Tag Archives: Corporate taxes

Why Main Stream Media Almost Always Sucks, by L. Reichard White

A real life example of the kind of pressures even less well-known organs of the mainstream media face, from L. Reichard White at lewrockwell.com:

How Las Vegas casinos eclipsed The Sun

I don’t like to admit I have role models, but, well, in Bill’s case, maybe just a little.

That’s “Wild” Bill Kaysing.

He lives in a camper, writes really odd things, and no one knows where he is, what he’s writing or when he’ll show up next. That’s probably where the “Wild” came from.

So Jimmy calls and wants Larry and me to go with him to a meeting with Hank Greenspun, legendary maverick ground-floor Israeli freedom-fighter and owner and publisher of The Las Vegas Sun, the smaller of the two major Las Vegas newspapers at the time.

This is seriously unusual. Larry and I’ve been doing a lot of the Nevada L.P. media work and Mr. Greenspun is unavailable except to V.I.Ps, crack feature writers, and star reporters, which we aren’t.

How did you manage that?” I ask Jimmy. That’s James Libertarian Burns, by the way. He added the middle name because that was the only way he could get “Libertarian” on the ballot.

I didn’t. He called me.”

Jimmy had met both Kaysing and Greenspun before. This was my first exposure.

Both men struck me as sincere. Greenspun had a certain smoldering but controlled fire going on somewhere. Part of it at least was an old grudge against the I.R.S. from when they’d interfered with his freedom-fighting.

As far as the I.R.S. goes, join the crowd.

Wild Bill came complete with scruffy western boots — riding heels — and a bolo string-tie with turquoise. He was extremely informal, relaxed, and personable. And dangerous. He didn’t like the I.R.S. either — and knew what to do about it.

The short version is that, as a flesh-and-blood American individual, you are NOT required to pay corporate income tax, which is what the I.R.S. collects from you. Or, I should say, which you volunteer to pay.

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Biden Admin Planning Corporate Tax Hike – Here’s Why The Only Losers Will Be Middle-Class Americans, by Jon Hall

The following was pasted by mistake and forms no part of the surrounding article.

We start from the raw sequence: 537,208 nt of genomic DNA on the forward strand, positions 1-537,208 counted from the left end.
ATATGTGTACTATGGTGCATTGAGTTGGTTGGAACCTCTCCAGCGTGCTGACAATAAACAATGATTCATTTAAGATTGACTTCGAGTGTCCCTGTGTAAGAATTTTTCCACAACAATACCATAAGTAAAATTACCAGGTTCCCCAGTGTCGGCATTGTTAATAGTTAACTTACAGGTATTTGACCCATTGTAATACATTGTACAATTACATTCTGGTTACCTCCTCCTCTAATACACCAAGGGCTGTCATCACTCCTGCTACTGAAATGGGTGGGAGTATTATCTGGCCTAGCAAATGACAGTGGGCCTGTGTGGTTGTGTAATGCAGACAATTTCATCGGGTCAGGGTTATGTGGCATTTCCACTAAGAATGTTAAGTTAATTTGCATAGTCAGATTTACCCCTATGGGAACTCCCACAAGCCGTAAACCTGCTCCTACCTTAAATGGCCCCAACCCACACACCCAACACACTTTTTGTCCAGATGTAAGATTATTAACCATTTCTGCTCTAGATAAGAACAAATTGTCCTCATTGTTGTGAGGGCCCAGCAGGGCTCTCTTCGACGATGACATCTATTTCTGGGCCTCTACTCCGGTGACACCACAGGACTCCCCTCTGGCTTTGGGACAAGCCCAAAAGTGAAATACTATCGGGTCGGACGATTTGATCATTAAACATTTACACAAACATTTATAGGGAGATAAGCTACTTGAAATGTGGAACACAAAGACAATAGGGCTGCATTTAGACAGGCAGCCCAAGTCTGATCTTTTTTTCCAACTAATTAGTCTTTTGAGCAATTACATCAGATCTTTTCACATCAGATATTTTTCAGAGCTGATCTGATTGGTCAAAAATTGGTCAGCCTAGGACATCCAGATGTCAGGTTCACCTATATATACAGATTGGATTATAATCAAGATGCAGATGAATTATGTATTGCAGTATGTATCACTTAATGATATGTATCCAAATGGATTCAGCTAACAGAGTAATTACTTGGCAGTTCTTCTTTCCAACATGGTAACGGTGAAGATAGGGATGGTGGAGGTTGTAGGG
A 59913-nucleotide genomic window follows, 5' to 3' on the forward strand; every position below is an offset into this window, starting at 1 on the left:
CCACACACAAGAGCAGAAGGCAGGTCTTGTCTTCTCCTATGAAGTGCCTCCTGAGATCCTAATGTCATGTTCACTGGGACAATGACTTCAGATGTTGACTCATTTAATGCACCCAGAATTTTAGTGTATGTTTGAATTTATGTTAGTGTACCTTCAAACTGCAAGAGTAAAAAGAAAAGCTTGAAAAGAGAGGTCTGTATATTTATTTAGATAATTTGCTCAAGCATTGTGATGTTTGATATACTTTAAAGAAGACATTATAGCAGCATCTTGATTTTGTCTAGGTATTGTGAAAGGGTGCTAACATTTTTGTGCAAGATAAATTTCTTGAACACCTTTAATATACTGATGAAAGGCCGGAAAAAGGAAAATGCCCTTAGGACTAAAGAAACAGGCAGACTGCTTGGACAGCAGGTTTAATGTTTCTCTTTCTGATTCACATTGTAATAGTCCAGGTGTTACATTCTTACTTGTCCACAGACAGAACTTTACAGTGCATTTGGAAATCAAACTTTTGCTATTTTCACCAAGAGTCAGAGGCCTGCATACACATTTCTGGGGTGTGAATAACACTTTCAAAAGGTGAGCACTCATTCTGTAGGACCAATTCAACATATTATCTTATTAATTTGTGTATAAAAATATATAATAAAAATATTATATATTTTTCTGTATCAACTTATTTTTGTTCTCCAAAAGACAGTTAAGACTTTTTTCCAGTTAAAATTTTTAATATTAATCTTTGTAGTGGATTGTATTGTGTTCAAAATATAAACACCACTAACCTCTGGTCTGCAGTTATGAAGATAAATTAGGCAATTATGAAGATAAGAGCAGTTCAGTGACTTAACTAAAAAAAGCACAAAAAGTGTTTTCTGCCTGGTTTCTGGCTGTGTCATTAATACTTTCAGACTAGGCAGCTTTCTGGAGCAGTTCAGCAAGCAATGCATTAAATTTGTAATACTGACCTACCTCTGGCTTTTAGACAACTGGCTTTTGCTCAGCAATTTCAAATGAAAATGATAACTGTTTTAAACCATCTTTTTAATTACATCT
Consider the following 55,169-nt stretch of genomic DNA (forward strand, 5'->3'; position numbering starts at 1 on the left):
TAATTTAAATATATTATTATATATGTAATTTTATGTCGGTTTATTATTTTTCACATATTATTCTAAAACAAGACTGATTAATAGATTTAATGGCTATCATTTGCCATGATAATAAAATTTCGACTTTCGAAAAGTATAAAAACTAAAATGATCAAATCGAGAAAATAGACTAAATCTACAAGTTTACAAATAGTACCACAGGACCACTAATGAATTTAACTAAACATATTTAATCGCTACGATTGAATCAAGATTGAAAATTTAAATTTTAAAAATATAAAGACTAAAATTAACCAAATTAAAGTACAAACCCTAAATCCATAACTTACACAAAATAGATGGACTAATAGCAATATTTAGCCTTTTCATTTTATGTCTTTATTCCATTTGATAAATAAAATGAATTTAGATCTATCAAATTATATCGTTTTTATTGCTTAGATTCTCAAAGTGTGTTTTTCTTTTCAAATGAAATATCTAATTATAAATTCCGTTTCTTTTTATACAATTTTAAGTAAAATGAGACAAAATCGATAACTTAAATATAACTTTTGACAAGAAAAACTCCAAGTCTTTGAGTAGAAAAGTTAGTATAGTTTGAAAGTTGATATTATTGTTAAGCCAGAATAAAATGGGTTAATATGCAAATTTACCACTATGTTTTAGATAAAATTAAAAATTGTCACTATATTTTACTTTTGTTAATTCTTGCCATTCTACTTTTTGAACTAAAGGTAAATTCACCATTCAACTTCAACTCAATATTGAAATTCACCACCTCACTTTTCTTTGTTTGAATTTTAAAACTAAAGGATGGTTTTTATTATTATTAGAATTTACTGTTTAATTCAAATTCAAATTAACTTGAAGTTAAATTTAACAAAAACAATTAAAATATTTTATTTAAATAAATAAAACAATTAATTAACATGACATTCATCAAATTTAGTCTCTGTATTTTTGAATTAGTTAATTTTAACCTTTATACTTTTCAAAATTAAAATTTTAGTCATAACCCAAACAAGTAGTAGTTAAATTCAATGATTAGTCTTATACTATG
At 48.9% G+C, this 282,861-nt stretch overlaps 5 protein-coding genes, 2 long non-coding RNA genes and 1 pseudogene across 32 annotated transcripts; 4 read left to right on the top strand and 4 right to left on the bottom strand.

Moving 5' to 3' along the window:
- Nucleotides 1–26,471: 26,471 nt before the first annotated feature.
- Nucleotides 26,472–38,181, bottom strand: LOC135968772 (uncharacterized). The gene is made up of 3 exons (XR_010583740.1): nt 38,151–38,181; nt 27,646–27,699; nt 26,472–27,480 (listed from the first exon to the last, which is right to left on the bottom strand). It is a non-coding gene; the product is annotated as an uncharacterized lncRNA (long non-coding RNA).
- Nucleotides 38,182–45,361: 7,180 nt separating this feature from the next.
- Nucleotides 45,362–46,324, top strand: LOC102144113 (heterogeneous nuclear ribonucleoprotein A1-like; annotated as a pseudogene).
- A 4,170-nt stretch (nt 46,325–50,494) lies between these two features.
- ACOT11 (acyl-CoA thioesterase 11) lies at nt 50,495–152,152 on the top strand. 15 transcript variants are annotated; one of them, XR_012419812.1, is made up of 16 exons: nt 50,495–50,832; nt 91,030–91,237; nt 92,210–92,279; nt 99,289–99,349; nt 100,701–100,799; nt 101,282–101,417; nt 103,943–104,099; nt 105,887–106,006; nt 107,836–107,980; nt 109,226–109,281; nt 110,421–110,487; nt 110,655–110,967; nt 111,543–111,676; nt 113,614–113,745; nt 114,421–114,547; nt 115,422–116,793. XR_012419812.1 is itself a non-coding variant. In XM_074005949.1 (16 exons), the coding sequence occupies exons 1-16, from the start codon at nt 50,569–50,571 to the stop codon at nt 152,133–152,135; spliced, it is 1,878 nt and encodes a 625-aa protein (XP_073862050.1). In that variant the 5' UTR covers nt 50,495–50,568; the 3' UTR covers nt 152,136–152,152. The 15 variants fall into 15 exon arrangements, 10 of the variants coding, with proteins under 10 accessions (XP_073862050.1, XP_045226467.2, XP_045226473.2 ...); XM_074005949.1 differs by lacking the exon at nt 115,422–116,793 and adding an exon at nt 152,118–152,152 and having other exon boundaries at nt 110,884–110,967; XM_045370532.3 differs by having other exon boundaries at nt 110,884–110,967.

Corporations are conduits. They don’t pay taxes, their shareholders and customers do. From Jon Hall at fmshooter.com:

After automotive giant Ford announced it’s moving a project worth almost $1 billion dollars from Ohio to Mexico, the Biden administration remains silent. In December, Biden vowed to be “the most pro-union President” but has revealed plans of raising the corporate tax rate. Whilst on the surface, an increase might seem of benefit to workers, it’s anything but. The new plant Ford built after Trump lowered the corporate tax rate is now moving to Mexico because of Biden’s tax increase. In the process of the plant moving, workers were laid off leaving scores for the unemployment line.

Biden announced he plans to raise the corporate tax rate from 21% to 28%. Despite corporations now being required to pay more taxes from their revenue once the increase goes into effect, the burden will only fall on the consumer. For instance, McDonald’s – or on a personal level, your favorite local restaurant – gets notice that material costs (supplies have to be ordered through official channels) will be increasing from anywhere between 10 and 30 percent in the near future. How will corporations be accounting for this increase other than raising prices, laying off workers, and cutting hours?

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State Corporate Tax Receipts Just Crashed The Most Since The Recession, by Tyler Durden

Put corporate tax receipts on the stack of indicators flashing yellow for the economy. From Tyler Durden at zerohedge.com:

After flatlining for the past year, US income tax receipts – both at the federal government and on a state and local level – have been disappointing, and have posted a sharp drop since the start of the year, which is “sounding an alarm about the health of the US economy” in BofA’s words (in addition to the countless other alarms about the health of the economy, which however are ignored due to the record stock market).

As Bank of America highlights something we warned about last September, according to the Rockefeller Institute and CBO, US federal income tax receipts have come in about 3% below expectations this year.

Digging deeper, the disappointment was largely in personal current tax receipts, with withheld tax receipts showing little growth over the prior two quarters. The story is a bit different for state and local governments where personal tax receipts were fairly stable, but there was a significant decline in tax receipts for corporate income.

In fact, corporate income tax receipts fell a sharp $7bn in 1Q, the biggest drop since the recession. Since corporate income tax receipts only make up about 14% of the total, there was still a modest gain in overall state and local tax receipts. While there has been particular weakness of late, the trend through last year was weak; according to the Rockefeller Institute, total state tax collections grew only 1.2% in FY16 (declined in real terms), the weakest performance since 2010.

In an attempt to explain away this otherwise troubling development, the CBO has proposed that the weakness in tax receipts may reflect the shift of taxpayer income into later years on the anticipation of legislation to reduce tax rates, which however is looking increasingly unlikely. Presumably this would have the biggest effect on high income and high net-worth individuals. And this will matter for the aggregate figures as the top 1% of earners account for almost 40% of federal personal income tax receipts.

To continue reading: State Corporate Tax Receipts Just Crashed The Most Since The Recession